This is my first attempt at painting with acrylics, which I found frustratingly difficult.
It’s not quite karting related, but it is supposed to be a famous American driver who has a vague connection to karts.
I occasionally doodle on the iPad. Daniel Riccardo said last year that he wanted to walk into the paddock with a honey badger (as a joke)… anyways i couldn’t get the image out of my head, so here we are:
Graphite Pencils & Charcoal = L206 (Least expensive & least hassle; just draw… right where you want to, no screwing around; maybe a little blending & erasing some highlights).
Colored Pencils (dry) = WF (A small step up cost & effort wise; lay down the layers - lap after lap - with few hassles & good feedback, but plan ahead to keep your highlights, or jump through hoops to do them after the fact… if you can).
Colored pencils (blended with solvent) / water soluble graphite of ink pencils* = KA (A step up in costs, but also a little more hassle… requires careful planning ahead, the correct paper, and the experience to know how much water to use and how things will react to, and blend with, the water).
Paint applied with brushes = X30 (A step up in cost - can be a little or a lot -, need to know how to color mix, layer, blend paint and manage paint consistency over time. Also need the discipline to work gradually from general -big picture- shapes toward adding the details at the end; much like chassis tuning during a weekend.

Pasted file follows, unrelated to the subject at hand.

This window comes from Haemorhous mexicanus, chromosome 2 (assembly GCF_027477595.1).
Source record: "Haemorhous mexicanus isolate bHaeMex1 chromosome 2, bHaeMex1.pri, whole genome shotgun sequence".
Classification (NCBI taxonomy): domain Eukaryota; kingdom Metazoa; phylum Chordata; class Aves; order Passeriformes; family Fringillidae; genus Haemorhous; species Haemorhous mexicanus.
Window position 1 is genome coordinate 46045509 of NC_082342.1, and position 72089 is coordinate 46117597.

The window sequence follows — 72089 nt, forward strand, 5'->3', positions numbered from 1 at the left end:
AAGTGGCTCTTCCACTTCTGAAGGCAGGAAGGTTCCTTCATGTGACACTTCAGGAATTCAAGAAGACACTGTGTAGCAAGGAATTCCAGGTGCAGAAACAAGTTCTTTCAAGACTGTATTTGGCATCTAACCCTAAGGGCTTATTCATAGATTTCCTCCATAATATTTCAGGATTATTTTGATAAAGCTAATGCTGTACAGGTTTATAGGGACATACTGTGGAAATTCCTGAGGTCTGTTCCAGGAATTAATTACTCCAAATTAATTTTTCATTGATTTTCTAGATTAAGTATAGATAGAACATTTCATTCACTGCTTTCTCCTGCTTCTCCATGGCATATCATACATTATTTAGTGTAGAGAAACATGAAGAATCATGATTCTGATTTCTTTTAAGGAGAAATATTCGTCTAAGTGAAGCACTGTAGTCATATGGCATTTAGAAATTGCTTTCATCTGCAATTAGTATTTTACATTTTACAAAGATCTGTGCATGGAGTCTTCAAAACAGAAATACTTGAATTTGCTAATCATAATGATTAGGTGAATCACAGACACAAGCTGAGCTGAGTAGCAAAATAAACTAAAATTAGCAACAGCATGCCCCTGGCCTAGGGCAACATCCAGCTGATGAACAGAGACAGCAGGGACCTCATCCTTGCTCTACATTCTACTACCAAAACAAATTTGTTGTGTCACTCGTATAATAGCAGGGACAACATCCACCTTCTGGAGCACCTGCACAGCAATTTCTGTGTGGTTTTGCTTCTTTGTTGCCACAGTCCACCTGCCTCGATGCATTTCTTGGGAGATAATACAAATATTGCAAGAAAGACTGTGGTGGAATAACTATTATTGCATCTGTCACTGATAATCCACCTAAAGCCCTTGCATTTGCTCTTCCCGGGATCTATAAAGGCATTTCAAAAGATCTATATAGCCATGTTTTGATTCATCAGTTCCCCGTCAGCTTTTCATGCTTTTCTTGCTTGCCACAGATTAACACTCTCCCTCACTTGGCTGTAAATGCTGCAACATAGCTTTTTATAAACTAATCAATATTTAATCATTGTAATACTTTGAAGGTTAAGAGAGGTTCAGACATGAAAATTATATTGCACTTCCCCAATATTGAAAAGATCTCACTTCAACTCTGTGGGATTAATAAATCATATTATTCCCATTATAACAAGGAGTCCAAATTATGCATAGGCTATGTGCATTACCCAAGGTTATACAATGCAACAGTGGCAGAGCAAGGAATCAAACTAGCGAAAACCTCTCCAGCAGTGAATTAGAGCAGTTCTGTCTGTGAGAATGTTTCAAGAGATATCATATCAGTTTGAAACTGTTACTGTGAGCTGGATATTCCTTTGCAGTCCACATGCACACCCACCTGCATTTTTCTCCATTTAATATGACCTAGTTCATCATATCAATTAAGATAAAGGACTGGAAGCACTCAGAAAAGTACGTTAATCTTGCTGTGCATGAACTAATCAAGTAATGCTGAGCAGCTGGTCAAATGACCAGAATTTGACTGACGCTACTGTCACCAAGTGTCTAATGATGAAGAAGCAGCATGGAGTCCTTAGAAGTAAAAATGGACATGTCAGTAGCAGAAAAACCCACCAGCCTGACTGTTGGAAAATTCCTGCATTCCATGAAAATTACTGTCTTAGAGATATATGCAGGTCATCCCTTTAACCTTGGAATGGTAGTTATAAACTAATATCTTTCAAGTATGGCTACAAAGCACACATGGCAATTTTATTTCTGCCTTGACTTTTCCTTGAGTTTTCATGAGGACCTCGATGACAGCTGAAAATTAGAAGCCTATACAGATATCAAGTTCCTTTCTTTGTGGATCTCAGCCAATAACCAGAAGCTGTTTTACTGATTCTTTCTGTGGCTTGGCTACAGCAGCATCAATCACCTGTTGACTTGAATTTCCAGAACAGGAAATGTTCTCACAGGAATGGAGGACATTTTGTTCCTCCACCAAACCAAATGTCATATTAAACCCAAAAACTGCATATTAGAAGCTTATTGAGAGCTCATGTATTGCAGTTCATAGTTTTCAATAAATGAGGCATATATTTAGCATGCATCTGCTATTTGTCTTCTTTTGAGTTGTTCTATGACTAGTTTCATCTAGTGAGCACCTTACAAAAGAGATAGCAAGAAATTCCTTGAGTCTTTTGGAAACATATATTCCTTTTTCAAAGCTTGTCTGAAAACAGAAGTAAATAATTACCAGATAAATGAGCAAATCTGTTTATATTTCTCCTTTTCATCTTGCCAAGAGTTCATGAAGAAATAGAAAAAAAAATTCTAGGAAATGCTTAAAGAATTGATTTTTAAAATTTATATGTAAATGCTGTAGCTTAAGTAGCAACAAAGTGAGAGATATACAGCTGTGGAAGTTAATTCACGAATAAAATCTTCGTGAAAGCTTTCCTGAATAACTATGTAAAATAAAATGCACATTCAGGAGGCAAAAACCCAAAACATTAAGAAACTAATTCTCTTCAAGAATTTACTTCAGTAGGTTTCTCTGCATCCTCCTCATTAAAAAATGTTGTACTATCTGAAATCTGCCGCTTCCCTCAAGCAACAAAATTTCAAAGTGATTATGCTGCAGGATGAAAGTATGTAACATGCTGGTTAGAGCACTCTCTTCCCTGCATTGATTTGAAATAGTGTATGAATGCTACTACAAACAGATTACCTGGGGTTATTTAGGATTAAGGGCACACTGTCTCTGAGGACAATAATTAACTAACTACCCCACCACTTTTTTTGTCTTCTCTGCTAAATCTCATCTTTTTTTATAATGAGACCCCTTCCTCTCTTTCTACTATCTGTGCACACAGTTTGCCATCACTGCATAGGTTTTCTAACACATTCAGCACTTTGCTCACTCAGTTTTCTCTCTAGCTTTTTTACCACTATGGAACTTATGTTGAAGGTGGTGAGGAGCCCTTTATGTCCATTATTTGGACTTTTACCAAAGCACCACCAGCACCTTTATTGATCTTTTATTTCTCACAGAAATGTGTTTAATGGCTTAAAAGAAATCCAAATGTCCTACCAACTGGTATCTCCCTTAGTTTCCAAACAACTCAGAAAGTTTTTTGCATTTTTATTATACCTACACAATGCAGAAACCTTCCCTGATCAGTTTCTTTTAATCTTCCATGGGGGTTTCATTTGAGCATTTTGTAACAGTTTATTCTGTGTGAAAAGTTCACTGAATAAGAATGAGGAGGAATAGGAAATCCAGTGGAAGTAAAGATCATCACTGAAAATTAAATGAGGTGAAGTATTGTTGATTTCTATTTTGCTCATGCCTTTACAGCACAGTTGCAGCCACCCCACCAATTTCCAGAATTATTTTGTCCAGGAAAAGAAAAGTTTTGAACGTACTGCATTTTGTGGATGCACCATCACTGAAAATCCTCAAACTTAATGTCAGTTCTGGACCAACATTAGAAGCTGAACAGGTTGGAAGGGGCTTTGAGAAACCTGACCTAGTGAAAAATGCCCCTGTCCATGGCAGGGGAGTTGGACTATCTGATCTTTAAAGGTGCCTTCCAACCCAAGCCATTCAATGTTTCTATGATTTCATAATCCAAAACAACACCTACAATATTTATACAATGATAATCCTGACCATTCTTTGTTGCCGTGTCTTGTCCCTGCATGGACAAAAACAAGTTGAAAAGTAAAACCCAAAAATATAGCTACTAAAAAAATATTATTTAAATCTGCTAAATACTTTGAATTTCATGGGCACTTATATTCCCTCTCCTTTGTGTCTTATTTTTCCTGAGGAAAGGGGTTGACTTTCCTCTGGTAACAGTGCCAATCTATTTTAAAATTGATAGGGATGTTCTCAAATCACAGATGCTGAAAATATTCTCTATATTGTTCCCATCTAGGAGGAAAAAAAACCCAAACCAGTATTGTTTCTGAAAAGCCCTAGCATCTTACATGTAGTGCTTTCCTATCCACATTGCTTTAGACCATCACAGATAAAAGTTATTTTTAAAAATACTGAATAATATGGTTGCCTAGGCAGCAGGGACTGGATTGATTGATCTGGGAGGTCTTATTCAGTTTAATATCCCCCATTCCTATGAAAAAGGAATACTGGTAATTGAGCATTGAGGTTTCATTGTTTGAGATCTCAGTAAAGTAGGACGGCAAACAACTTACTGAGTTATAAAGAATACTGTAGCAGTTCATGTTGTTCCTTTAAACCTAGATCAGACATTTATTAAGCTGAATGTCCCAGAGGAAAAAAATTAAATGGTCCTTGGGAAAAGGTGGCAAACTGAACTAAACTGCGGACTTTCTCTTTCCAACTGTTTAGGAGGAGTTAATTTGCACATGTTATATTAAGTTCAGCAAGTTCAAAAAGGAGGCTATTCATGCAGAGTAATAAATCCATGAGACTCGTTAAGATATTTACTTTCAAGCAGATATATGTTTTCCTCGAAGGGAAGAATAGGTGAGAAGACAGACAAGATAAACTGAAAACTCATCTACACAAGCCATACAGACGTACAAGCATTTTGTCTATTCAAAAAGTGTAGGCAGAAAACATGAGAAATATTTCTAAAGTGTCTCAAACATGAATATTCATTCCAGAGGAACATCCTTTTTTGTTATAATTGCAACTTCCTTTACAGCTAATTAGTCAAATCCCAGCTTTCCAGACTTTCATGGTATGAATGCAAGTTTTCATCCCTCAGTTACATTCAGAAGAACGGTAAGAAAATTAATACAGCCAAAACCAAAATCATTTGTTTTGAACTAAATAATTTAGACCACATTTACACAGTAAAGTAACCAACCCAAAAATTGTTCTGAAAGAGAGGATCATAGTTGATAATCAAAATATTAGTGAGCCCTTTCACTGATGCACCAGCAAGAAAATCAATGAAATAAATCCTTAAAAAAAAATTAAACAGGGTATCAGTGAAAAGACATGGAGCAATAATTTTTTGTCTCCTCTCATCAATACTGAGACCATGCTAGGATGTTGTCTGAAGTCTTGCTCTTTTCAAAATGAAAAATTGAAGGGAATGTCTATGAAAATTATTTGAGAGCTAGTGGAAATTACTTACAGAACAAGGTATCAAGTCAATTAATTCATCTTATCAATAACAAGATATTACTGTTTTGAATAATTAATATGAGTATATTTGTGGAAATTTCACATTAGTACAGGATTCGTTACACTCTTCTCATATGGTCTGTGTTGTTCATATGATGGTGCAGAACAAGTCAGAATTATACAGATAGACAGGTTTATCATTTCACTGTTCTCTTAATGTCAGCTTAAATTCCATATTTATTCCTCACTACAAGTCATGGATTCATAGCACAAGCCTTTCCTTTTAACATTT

Airbrush = KZ or some crazy ass 250cc lay-down kart ($$$ & PITA; create/gather stencils if needed, select/install correct nozzle/needle size, thin paint to the correct consistency, turn on air compressor and test spray to set to the correct pressure. Start painting, OMG such a fantastic feeling, look at those blends … WTF happened to my beautiful spray pattern … oh, clean off the dry paint that has accumulated on the brush’s tip… and clean up the paint you spilled with trying to clean off the tip dry. Off on another fantastic lap of painting, but sputter around the last turn… pit to remove more tip dry again… repeat ad nauseam, and then replace the needle you bent when trying to remove the tip dry . Finally, shake in your boots , when it’s time to negotiate the really fine lines & twisty bits).